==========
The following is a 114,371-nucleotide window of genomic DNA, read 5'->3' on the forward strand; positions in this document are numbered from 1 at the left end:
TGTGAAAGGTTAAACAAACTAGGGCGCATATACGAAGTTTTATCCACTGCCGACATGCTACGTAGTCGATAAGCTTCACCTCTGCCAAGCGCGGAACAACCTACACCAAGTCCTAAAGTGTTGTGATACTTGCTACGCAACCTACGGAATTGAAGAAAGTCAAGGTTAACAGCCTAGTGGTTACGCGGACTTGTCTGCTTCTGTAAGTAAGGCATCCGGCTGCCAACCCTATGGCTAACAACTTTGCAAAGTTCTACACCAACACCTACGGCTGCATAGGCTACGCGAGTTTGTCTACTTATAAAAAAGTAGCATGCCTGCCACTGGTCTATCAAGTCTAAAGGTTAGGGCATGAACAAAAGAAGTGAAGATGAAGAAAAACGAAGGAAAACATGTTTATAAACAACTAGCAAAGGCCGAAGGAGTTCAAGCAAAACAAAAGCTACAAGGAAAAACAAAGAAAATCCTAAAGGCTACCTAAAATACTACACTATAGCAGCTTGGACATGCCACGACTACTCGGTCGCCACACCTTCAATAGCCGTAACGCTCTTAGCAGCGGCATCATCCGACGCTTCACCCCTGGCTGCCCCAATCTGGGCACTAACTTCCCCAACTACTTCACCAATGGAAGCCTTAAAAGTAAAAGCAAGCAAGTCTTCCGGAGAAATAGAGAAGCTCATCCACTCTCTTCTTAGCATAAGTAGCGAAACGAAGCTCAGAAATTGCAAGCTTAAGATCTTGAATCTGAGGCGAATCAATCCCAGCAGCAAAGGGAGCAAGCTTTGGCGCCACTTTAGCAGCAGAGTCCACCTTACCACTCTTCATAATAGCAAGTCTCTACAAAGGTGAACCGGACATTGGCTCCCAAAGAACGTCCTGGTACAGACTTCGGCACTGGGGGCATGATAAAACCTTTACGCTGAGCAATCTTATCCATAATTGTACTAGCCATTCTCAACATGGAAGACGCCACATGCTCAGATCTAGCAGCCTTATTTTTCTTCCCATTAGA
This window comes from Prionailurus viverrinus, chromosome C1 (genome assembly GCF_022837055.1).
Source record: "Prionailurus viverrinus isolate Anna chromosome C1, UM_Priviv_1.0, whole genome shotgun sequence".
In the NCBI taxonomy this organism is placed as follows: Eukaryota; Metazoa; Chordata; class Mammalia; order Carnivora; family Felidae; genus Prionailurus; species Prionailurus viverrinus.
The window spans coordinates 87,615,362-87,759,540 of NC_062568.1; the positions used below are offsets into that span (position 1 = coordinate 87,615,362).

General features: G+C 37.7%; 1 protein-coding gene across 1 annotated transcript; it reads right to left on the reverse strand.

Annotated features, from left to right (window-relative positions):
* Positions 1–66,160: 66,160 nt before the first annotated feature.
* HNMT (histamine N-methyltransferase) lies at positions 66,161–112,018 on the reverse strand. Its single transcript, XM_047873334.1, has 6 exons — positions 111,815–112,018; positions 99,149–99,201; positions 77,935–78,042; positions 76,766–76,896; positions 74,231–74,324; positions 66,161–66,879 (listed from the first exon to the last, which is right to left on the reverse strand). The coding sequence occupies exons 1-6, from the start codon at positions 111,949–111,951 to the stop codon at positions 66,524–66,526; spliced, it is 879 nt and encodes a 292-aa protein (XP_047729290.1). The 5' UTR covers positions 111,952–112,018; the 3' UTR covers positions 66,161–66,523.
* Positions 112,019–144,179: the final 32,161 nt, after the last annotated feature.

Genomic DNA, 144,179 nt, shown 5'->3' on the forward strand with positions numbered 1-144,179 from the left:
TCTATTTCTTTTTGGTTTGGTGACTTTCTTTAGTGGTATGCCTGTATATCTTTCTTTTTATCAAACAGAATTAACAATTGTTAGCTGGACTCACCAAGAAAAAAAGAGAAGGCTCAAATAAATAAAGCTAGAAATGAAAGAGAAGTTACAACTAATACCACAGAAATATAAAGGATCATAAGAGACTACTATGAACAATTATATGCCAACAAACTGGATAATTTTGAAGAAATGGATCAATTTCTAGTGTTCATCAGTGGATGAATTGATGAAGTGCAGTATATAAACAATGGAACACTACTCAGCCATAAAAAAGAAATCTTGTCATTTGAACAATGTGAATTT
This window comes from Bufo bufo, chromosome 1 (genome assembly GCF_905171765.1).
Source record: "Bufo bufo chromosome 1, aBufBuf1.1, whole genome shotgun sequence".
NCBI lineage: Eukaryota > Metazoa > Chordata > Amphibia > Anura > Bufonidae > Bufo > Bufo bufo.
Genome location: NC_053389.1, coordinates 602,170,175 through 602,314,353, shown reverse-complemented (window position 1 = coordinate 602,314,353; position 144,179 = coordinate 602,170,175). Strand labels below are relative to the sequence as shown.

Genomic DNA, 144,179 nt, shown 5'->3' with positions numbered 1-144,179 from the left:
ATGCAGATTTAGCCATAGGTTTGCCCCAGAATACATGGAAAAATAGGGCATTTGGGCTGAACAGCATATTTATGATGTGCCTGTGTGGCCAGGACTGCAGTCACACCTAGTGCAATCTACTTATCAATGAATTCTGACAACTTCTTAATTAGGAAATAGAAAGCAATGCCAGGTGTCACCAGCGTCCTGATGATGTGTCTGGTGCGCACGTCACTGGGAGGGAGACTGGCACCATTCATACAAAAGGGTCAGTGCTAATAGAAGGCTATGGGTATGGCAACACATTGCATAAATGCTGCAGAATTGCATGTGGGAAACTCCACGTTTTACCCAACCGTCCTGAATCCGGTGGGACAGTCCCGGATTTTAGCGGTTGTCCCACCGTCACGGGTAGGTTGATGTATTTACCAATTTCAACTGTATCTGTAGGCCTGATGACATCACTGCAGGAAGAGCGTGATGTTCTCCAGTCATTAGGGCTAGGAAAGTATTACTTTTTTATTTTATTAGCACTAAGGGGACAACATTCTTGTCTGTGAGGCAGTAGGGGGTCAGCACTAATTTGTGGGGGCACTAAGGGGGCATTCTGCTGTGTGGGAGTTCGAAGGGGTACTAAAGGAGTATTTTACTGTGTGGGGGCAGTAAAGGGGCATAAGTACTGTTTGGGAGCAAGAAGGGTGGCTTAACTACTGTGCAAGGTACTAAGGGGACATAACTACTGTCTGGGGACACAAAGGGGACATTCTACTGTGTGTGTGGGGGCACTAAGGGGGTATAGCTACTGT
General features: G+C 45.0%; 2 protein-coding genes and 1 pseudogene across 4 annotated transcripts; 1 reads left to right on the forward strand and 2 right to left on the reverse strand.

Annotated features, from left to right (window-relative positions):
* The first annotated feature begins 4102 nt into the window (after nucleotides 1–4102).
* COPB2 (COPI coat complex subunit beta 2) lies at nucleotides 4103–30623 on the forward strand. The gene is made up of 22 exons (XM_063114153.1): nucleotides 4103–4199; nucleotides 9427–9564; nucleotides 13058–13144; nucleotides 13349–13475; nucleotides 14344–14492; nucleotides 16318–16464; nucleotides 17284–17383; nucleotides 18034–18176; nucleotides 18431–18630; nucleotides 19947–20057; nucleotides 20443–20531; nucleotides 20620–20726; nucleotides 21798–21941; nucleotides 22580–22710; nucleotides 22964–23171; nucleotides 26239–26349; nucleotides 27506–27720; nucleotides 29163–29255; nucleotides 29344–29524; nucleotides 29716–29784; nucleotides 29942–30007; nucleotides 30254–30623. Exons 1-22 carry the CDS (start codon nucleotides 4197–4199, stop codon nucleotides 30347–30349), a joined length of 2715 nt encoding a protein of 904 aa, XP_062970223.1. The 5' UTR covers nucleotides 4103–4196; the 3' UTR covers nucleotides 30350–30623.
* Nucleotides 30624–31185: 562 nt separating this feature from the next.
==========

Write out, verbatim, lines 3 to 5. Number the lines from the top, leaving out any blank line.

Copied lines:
This window comes from Prionailurus viverrinus, chromosome C1 (genome assembly GCF_022837055.1).
Source record: "Prionailurus viverrinus isolate Anna chromosome C1, UM_Priviv_1.0, whole genome shotgun sequence".
In the NCBI taxonomy this organism is placed as follows: Eukaryota; Metazoa; Chordata; class Mammalia; order Carnivora; family Felidae; genus Prionailurus; species Prionailurus viverrinus.